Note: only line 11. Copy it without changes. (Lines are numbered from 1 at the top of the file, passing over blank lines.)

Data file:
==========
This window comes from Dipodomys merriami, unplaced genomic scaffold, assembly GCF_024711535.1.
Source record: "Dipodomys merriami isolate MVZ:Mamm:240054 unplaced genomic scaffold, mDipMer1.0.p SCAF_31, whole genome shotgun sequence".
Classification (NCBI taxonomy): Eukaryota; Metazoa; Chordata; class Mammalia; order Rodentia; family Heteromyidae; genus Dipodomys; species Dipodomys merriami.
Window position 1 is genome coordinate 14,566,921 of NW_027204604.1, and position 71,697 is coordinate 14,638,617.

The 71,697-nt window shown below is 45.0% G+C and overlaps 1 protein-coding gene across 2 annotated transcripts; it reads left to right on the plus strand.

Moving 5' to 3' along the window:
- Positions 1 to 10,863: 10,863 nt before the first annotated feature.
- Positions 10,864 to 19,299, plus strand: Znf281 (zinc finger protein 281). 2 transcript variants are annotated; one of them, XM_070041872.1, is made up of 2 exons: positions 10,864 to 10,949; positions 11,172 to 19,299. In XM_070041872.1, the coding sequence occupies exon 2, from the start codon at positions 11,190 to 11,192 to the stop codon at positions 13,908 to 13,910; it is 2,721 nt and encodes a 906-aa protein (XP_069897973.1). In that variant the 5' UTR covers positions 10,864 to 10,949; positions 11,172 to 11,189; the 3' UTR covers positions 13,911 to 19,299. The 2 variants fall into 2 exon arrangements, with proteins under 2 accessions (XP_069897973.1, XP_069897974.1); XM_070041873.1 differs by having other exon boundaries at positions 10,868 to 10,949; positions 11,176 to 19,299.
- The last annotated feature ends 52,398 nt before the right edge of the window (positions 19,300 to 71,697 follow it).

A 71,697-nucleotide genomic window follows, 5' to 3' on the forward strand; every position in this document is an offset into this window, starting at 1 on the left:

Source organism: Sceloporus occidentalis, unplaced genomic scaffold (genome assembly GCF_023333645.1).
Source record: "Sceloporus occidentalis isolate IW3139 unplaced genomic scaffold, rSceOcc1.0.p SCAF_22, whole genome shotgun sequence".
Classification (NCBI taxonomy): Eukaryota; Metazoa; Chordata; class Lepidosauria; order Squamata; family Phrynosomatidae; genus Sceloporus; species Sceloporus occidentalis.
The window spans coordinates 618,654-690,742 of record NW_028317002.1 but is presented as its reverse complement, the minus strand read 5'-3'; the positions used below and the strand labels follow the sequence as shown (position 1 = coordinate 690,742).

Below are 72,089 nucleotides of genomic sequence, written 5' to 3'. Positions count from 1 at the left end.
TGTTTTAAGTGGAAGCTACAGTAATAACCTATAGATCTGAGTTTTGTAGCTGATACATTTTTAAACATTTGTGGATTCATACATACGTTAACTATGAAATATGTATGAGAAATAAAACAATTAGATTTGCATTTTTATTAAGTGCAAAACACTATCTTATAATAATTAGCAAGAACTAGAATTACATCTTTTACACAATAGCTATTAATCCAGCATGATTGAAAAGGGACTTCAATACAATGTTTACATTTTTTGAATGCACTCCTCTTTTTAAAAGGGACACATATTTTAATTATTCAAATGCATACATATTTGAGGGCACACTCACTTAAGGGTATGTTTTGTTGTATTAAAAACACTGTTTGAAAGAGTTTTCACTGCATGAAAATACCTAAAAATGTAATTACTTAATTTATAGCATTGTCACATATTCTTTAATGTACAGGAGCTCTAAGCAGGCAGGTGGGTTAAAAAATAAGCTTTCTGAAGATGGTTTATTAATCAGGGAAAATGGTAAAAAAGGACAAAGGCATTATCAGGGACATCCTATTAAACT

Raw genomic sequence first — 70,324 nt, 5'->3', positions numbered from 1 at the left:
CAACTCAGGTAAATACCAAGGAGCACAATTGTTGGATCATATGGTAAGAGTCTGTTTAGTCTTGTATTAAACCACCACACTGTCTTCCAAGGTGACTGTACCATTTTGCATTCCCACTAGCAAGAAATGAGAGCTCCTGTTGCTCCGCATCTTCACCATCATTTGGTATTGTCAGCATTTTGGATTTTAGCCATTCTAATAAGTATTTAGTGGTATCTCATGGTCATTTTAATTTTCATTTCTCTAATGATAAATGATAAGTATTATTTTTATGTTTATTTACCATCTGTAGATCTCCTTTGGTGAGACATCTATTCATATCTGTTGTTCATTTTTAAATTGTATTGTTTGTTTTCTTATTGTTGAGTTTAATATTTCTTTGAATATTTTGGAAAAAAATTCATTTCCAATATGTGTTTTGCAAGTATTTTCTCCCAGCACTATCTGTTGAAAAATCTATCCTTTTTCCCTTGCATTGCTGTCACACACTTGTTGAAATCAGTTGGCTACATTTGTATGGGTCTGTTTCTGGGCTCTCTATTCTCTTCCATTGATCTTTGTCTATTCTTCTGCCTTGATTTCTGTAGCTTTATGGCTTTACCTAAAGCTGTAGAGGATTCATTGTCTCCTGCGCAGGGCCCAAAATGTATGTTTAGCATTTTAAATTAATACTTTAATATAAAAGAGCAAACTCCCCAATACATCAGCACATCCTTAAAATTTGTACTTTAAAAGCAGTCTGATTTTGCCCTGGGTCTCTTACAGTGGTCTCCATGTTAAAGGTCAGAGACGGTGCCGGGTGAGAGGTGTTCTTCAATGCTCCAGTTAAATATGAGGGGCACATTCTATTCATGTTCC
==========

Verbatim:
Source organism: Sceloporus occidentalis, unplaced genomic scaffold (genome assembly GCF_023333645.1).